Unit 1: Canada and WW1
Militarism: A nation’s policy of enlisting, training, equipping, and maintaining armed forces ready for war. Alliances: A formal agreement of support and cooperation, usually economic or military terms. Imperialism: The building of empires taking over overseas territories. Nationalism: A strong attachment to one’s nation.
Triple Entente: France, Russia, Britain (Canada)
Triple Alliance: Germany, Austria-Hungary, Italy (Central Power) “No Man’s Land”: Narrow, muddy, treeless stretch of land, filled with shell holes, that separated German and Allied trenches; where most of the fighting took place and considered very dangerous since it offered little or no protection for soldiers. Chlorine gas: Gaseous chlorine, a chemical weapon that acts as a choking agent, searing the lining of the respiratory tract. Conscription: Forced participation in military service (the draft). Propaganda: A specific type of message presentation aimed of serving an agenda. Important Events
Schlieffen Plan: was the German plan of attack designed to defeat France quickly and then turn on Russia. It was intended to avoid a war on two fronts. Battle of the Somme:
• The battle of the Somme, fought in France from July to November 1916, was one of Italy’s disasters. The Central Powers had suffered more casualties, and General Haig claimed victory, even though the Allies had gained only 8 km of mud. This was the first time tanks were used by Britains, but they got stuck on mud. Second Battle of Ypres:
• Fought in Belgium in April 1915, was the first time Canadians battled as a Canadian unit. French and Canadian troops experienced gas warfare for the first time. Gas warfare was illegal but the Germans used it for war. To survive, soldiers peed on a cloth and used it as a gas mask. British reinforcements helped prevent further German advances. Vimy Ridge:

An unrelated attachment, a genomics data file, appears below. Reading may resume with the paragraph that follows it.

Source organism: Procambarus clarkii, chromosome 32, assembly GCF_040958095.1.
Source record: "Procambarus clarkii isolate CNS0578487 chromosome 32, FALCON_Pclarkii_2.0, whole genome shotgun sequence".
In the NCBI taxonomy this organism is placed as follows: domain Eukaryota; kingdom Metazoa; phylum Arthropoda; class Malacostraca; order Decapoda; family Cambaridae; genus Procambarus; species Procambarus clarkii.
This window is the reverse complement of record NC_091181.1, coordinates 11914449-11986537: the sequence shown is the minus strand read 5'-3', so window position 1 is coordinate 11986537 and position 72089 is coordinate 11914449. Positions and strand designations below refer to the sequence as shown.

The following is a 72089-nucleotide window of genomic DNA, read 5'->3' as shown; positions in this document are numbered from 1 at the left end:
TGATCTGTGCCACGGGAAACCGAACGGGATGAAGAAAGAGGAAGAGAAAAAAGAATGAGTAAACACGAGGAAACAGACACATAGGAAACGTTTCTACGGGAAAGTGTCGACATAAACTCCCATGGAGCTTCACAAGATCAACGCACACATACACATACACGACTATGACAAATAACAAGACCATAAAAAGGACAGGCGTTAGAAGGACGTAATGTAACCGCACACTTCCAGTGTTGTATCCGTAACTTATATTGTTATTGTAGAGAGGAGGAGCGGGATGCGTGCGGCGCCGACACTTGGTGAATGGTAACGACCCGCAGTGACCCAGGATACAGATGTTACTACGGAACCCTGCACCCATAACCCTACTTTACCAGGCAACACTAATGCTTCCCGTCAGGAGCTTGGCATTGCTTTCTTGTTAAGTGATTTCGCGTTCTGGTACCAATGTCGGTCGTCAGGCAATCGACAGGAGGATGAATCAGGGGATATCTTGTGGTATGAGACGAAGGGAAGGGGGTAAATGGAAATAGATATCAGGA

• Vimy Ridge was taken place in France in April 1917. This made Canada a nation. The battle of Vimy Ridge was an important turning point for Canada because it brought both world recognition and a strong sense of patriotism. Canadians took more guns, ground and German prisoners. Passchendale:
• Took place at Belgium during the late October and early November 1917. General Haig launched a new assault with a massive artillery bombardment that destroyed the drainage system and left massive shell holes across the fields. General Arthur Currie brought an increasingly independent Canadian point of view to the British war effort. Conscription:
• Many Canadians supported conscription because they had family members fighting overseas. Farmers were against it because they needed men to work on farms and conscription would take these men away. The French Canadians, however, took the blame. French Canadians were against conscription because Robert Borden said there would be no conscription , felt no realities to England or France, Training manuals were written in English only, and no Catholic priests (only Protestant ministers). • On May 18, 1917 Borden announced a new policy of conscription. • Military Service Bill was passed a month later, making military service compulsory for all men between the ages of 20 and 45 years. Half of all Canadians opposed Borden’s bill. French Canadians rioted in Montreal. When first group of men were called many tried to be exempt and others disappeared. ❖ French Canadians didn’t want to fight
❖ Felt little connection to France and even less to England ❖ Didn’t like English Imperialism
❖ Didn’t speak English ; army spoke only English
❖ French couples married young
❖ There was rioting and looting of businesses
❖ Divided Canada
• Prime Minister Robert Borden led Canada through World War 1, eventually committing 500,000 troops to the war effort. Robert Borden formed a Union Government of Liberals and Conservatives to implement conscription, but the conscription...